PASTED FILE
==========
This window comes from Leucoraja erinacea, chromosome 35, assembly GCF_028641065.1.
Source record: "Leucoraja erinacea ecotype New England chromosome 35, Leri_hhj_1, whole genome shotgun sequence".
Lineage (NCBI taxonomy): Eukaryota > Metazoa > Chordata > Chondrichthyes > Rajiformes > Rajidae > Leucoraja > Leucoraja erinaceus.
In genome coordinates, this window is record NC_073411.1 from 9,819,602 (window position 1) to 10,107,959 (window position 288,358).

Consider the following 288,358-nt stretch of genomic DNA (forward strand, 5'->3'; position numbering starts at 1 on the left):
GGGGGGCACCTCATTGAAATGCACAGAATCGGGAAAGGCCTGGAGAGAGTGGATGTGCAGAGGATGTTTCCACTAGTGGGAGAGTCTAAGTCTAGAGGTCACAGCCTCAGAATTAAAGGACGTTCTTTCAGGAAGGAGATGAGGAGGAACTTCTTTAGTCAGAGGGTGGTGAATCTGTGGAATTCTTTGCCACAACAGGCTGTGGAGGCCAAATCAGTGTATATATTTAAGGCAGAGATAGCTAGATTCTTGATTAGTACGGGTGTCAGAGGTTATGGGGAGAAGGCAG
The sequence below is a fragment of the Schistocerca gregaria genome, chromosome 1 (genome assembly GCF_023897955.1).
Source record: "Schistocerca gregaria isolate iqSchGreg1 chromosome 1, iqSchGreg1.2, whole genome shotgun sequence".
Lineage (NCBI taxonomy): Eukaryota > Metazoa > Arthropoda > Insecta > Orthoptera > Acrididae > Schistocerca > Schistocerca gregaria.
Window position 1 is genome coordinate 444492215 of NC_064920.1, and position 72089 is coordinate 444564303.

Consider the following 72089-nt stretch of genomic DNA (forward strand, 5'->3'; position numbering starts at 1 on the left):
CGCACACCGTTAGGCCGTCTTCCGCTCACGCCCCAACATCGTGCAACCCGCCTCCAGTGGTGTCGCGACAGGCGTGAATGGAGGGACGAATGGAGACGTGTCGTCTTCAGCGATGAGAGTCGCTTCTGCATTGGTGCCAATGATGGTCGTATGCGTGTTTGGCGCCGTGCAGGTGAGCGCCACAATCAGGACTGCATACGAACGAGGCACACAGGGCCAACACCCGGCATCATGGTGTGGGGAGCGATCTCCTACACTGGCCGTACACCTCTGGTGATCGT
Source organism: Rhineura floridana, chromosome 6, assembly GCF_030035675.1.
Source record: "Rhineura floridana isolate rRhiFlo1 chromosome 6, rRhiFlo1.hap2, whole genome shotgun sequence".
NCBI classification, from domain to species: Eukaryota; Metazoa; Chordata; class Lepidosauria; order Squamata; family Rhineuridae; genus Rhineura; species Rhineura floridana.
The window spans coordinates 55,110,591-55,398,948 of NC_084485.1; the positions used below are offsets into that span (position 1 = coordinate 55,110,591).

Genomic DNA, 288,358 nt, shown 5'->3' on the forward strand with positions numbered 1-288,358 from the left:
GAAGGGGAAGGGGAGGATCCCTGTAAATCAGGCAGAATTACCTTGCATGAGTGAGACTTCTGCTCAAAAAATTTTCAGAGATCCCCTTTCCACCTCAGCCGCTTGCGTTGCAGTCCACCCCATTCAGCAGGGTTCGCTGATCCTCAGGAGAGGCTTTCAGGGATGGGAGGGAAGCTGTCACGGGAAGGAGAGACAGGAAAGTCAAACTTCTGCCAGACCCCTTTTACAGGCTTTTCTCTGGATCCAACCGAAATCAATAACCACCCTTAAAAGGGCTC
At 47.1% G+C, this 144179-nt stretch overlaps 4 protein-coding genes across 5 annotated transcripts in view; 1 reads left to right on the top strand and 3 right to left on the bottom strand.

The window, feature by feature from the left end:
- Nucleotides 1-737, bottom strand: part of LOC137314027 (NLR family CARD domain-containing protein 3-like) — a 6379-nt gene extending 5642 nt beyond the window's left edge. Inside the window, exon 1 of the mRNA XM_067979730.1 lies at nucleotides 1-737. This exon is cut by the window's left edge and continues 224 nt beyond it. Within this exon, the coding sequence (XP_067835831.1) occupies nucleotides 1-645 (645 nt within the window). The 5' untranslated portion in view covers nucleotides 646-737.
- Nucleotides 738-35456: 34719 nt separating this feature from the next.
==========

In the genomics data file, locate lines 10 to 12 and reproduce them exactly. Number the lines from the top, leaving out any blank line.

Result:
Window position 1 is genome coordinate 444492215 of NC_064920.1, and position 72089 is coordinate 444564303.

Consider the following 72089-nt stretch of genomic DNA (forward strand, 5'->3'; position numbering starts at 1 on the left):
CGCACACCGTTAGGCCGTCTTCCGCTCACGCCCCAACATCGTGCAACCCGCCTCCAGTGGTGTCGCGACAGGCGTGAATGGAGGGACGAATGGAGACGTGTCGTCTTCAGCGATGAGAGTCGCTTCTGCATTGGTGCCAATGATGGTCGTATGCGTGTTTGGCGCCGTGCAGGTGAGCGCCACAATCAGGACTGCATACGAACGAGGCACACAGGGCCAACACCCGGCATCATGGTGTGGGGAGCGATCTCCTACACTGGCCGTACACCTCTGGTGATCGT